"Understanding the world requires you to keep a certain distance from it. Things that are too small to see with the naked eye, such as molecules and atoms, we magnify. Things Between November 2009 and January 2011, Slovakian photographer Martin Kollar spent extended periods of time working and living in Israel, building a photographic dossier on one of the most contentious geographical zones of modern history.
Kollar's past, a childhood spent behind the Iron Curtain, echoed unexpectedly during his time in Israel. The delineated territories of today's Israel mirror the partition walls of Communist Czechoslovakia during 'normalisation'. Random police searches and detentions piqued Kollar's sense of constantly being under surveillance and the subject of suspicion.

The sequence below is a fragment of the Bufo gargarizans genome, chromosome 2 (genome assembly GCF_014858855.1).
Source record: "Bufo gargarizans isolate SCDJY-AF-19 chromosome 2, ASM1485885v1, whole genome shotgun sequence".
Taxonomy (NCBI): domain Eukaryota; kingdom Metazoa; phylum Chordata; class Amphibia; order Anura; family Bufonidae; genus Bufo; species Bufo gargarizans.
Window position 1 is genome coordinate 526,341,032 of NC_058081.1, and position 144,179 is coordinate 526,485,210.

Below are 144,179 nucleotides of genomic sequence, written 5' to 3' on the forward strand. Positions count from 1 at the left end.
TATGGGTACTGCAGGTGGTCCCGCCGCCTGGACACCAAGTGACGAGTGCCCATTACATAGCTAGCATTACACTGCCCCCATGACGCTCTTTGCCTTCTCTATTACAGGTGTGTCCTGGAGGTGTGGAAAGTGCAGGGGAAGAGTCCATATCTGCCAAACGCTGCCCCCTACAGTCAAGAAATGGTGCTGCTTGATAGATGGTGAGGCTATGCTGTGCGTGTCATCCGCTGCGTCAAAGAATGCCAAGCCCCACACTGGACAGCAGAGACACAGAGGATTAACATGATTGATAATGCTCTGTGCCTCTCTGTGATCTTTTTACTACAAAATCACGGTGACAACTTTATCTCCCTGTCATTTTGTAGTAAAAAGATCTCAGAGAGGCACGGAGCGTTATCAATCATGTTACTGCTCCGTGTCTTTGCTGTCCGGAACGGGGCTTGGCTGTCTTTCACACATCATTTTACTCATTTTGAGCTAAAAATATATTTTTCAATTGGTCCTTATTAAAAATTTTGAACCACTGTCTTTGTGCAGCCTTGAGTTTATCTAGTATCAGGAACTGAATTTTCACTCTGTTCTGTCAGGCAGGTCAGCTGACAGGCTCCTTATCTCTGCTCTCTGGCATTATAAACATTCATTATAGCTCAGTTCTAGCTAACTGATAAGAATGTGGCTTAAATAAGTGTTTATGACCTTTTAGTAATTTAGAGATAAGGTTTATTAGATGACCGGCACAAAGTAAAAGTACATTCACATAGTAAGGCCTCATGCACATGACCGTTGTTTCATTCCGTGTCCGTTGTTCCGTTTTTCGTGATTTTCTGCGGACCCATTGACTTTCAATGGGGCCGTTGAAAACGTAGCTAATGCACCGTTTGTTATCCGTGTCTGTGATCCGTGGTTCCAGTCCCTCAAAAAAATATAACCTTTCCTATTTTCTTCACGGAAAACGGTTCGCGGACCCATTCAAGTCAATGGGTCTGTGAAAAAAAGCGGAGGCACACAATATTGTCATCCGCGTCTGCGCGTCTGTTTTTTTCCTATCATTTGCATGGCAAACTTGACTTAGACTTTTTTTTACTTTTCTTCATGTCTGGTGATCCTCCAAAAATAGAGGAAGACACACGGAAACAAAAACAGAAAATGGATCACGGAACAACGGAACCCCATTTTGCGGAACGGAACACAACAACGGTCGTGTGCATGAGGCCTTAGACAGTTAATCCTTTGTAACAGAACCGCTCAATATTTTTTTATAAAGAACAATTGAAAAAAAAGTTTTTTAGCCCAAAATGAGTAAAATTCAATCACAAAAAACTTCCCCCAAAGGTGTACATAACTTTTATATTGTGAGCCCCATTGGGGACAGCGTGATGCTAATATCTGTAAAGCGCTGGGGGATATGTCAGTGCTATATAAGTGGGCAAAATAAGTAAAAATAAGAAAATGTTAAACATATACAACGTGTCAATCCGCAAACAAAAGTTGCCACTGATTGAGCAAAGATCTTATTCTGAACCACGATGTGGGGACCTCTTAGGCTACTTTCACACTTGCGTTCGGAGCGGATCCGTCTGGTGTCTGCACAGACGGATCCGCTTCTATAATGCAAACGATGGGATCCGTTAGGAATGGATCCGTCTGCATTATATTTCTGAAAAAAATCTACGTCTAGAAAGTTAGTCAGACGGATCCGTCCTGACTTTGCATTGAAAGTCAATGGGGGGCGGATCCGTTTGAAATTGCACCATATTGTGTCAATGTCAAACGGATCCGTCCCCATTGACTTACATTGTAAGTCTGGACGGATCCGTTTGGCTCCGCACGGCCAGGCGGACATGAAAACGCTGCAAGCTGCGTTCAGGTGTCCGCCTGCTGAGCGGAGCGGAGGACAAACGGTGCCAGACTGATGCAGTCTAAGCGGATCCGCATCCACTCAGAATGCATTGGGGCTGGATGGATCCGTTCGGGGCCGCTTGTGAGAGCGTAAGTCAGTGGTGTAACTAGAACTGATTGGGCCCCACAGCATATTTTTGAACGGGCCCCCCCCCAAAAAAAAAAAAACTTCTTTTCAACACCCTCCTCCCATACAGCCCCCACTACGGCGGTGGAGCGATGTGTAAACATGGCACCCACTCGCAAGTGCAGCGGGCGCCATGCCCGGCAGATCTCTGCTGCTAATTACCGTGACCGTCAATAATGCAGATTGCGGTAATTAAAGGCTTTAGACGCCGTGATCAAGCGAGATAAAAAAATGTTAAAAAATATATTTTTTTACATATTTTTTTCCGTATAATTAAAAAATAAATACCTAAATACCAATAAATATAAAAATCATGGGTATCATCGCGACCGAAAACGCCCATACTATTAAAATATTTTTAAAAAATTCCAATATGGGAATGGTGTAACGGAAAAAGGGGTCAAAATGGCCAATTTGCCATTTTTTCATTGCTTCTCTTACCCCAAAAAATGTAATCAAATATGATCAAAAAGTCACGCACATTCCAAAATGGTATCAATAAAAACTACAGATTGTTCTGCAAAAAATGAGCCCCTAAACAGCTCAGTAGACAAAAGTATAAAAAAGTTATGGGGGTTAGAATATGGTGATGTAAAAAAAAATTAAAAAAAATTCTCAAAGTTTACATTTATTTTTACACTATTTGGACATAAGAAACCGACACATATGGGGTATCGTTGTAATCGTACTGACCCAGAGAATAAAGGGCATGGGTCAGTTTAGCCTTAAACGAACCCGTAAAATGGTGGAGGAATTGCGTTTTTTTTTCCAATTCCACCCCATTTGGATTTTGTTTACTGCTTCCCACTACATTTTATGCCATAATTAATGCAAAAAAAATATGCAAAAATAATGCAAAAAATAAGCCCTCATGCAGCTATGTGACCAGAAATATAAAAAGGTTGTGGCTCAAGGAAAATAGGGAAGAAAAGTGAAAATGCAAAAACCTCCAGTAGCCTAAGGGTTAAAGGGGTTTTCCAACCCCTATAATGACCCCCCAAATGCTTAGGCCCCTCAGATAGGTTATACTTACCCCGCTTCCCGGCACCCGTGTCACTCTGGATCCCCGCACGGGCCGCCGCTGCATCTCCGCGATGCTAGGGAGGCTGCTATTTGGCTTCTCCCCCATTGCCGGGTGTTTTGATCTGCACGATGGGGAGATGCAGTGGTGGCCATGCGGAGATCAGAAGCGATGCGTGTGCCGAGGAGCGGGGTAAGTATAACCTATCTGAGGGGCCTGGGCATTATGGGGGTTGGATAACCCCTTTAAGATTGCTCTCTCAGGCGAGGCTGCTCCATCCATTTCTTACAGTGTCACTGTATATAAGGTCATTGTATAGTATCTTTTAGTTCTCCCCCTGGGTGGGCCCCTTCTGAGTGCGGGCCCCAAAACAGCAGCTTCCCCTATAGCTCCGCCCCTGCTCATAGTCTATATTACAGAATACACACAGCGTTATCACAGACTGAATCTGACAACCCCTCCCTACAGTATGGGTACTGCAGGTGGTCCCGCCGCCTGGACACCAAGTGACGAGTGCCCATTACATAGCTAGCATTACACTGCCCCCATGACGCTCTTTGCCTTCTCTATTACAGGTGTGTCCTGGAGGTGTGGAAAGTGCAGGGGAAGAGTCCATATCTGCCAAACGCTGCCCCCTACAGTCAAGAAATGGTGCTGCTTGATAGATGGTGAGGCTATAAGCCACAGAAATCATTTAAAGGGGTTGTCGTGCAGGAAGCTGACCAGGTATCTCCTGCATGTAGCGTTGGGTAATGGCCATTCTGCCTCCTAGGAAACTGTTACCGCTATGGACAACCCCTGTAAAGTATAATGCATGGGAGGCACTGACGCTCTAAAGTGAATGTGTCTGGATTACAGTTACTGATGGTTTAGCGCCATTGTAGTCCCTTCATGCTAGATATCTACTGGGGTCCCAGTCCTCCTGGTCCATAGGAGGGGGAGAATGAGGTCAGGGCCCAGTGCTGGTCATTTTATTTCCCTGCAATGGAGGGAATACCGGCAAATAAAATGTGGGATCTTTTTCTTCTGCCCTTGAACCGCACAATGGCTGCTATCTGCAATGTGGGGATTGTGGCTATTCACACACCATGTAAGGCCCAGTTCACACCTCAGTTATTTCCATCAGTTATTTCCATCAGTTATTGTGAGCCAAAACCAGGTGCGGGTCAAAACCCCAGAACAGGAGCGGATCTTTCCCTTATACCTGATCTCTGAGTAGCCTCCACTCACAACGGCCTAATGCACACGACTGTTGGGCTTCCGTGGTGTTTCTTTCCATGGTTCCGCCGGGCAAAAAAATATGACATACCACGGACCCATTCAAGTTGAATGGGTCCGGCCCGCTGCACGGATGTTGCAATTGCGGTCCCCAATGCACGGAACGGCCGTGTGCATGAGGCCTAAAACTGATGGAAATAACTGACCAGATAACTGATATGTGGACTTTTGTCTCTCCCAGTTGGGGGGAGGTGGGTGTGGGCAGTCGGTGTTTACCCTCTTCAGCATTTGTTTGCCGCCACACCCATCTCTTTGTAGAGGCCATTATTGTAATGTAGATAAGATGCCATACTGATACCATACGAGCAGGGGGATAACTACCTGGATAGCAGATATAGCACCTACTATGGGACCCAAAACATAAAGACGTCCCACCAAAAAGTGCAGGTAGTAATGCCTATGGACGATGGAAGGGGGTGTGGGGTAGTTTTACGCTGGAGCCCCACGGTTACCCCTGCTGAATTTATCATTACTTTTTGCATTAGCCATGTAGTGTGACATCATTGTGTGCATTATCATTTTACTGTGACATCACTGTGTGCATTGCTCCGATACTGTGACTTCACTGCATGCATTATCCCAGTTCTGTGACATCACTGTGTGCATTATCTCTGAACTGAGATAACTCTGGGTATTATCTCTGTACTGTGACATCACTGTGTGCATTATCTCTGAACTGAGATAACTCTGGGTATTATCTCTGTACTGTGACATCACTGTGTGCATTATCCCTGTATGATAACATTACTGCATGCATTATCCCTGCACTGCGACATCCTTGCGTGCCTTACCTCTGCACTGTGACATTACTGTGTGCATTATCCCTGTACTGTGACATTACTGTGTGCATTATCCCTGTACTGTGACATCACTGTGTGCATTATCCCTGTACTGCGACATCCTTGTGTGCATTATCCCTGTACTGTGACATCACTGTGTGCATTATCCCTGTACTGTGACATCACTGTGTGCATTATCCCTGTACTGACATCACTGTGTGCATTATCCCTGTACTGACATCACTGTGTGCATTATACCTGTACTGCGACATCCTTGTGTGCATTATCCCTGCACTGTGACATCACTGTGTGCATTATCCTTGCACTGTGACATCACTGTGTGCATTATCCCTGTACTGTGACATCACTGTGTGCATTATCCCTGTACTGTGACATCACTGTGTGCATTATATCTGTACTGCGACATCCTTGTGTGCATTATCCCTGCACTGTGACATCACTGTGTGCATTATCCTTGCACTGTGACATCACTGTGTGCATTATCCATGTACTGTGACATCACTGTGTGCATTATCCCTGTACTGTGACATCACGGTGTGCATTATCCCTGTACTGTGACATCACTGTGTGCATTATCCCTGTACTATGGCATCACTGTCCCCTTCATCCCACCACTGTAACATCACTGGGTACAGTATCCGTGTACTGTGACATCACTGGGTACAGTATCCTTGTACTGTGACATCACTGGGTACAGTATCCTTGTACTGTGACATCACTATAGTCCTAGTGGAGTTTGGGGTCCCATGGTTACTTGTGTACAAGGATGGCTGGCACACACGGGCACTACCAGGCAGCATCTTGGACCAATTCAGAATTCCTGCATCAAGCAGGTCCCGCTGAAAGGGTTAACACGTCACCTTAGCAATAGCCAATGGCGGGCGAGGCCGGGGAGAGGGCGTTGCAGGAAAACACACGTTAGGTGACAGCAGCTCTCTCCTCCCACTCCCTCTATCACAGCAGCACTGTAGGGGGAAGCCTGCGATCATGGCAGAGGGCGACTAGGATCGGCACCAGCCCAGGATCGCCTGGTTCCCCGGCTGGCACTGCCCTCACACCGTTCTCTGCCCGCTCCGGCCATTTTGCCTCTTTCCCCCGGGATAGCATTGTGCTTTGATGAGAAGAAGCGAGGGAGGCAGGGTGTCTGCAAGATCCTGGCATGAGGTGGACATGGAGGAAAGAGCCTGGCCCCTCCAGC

Field Trip establishes an opaque representation of the life and landscape of Israel. Military presence looms heavily and the images are punctuated with anxiety. Butchered animals combine with uncertain portraits of Israeli residents and leave the viewer unclear where the military landscape ends and the civilian land begins.
The work in Field Trip is just that - the result of a trip, an investigative and inquisitive one, tinged with paranoia, the result being a beautiful, stark, often humorous and complex photographic diary of a well-trodden land. This traumatic album epitomizes frontline photography.
Read Tom Leininger's review of Field Trip on photo-eye Blog.